Summer is the best time for Instagram. Friends are always out on weekend trips, posting nature selfies or snapshots of their Airbnb cabins. Scrolling through my feed over the past few months, once in a while I would come across the expected shots of people cavorting in a field somewhere, dappled in sunlight. A thought flashes through my head: I’m glad my friends are having so much fun! Maybe I double-tap to like the photo. But I slowly realize that everyone in the photo is holding beers, and all the labels are turned outward, and they all say ‘Bud Light Lime.’ Then, in a moment of quiet horror, I notice the ‘Sponsored’ tag at the top right.
Instagram has hosted sponsored posts since 2013. But lately, brands have been catching on to just what kind of images work best on the platform. A city-dwelling male, I was targeted with beer—Miller High Life, Natural Light, and Budweiser in particular—but fashion, food, and even banking companies are creating ads that look just like the user-generated lifestyle porn that makes the social platform so popular. There’s an uncanny valley effect occurring: Your friends look more like brands, and brands look more like your friends, so it’s increasingly hard to tell which is which. And that’s exactly what businesses want.
Companies casting their products as accessories to an aspirational lifestyle is nothing new; check out the vintage booze ads that position Budweiser or Seagram’s as a necessity for any proper gentleman. But rather than buying space in a print magazine or on television, where the context is pre-determined by third-party editors and media companies, brands have now intruded into the spaces we use to broadcast our aspirations to each other and ourselves. We look to Instagram for a brief glimpse into someone else’s life, a sympathetic social connection. The depressing reality is, that moment of vulnerability makes it even better for advertising.
How best to invade the platform? One marketing approach is to co-opt tastemakers that are already popular on Instagram, sending freebies to individual accounts with massive followings. But the other is giving the brand its own semblance of life through sponsored posts, as if the company were just another human posting chill vacation pics.
This is why I feel so creeped out by the beer ads: They make it look like an inanimate object is out having a great time with its #squad. In the images, the bottle or the can is always the central focal point. It’s usually being extended toward us, the trapped viewers, as we hold our phone screens. A closer look reveals that all of the human faces are cropped out or blurred into anonymity by the camera lens, the better to encourage consumer identification, making it easier to mistake the models for people you know. Without realizing it, you insert yourself into the world of the ad.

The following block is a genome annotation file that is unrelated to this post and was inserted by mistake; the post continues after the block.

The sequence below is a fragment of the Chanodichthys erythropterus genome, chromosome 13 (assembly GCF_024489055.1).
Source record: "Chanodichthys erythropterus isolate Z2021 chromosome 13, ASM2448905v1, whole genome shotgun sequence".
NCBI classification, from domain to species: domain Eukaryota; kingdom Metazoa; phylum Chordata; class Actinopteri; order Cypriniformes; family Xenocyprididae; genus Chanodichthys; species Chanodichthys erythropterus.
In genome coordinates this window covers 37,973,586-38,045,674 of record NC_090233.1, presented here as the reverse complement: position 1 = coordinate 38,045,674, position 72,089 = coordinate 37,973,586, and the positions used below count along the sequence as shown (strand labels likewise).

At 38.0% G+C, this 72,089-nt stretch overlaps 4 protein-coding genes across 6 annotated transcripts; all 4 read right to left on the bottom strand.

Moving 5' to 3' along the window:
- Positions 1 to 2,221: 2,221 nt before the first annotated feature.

Through Instagram, brands have attained not just personhood, but a social presence in our most intimate digital circles. It’s all part of a strategy to reach consumers on a deeper level, according to David Coomer, the chief creative officer of Cornett, a Kentucky ad agency, who has used the ads as inspiration for his team. “For Budweiser, they understand that their followers aren’t just consumers, they’re people with real lives and real beliefs that led them to connect with the brand in the first place,” Coomer says. “Budweiser’s Instagram account reflects that life.”
Faux-candid moments like a Miller High Life beach scene or Bud Light Lime hiking trip “convey the emotion of the brand experience,” Coomer says, particularly when surrounded in the Instagram feed by authentic photos of actual people doing the same things. Brands can now access the frisson of excitement or FOMO that we feel when we see our friends doing something cool on social media.
The intimacy of Instagram ads is reflected in their higher costs. While a website banner ad might run $2-3 for every thousand views (CPM), an Instagram sponsored post is closer to $6. The platform provides “a premium, large-format ad,” according to Salesforce, more like the Internet’s equivalent of a full-page Vogue spread than a newspaper classified. At the beginning of 2016, Instagram already had 200,000 advertisers (more than Twitter) and a predicted $3.2 billion in revenue, so it’s clear the ads are in demand. They work better on viewers, too: Instagram’s click-through rate of 1.5 percent is double that of Facebook, its parent company.
A weird thing happened when I put all of these beverage ads together, however. Despite the fact that they come from different companies, they looked identical: the same compositions and figures and palette of deeply saturated blues and greens, like a J. Crew ad on acid. It’s as if an algorithm digested everyone I follow and spat out a robotic approximation of the overall aesthetic. The ads are compelling, but in a sickly way, like candy: you know they’re designed for you to like them a little too much.
The convergence shows that users are gaining influence over brands rather than vice versa. On social media, we’re dictating what aspiration looks like. Instagram’s native aesthetic rises not just out of the platform’s much-discussed filters, but the crowd-sourced decisions of every user on the platform, following and liking each other and gradually coming to a consensus about what’s stylish. Marketers must now chase the ideal glossy-but-informal vibe that we’ve collectively chosen rather than encouraging us to model ourselves after brands, the way highbrow fashion ads did in the past.
If this is a victory, it’s an ambivalent one. There remains one major difference between your friends and the brands that are trying to look just like them. You can unfollow your friends if you get tired of their party and vacation pics, but you’ll never escape the ads.
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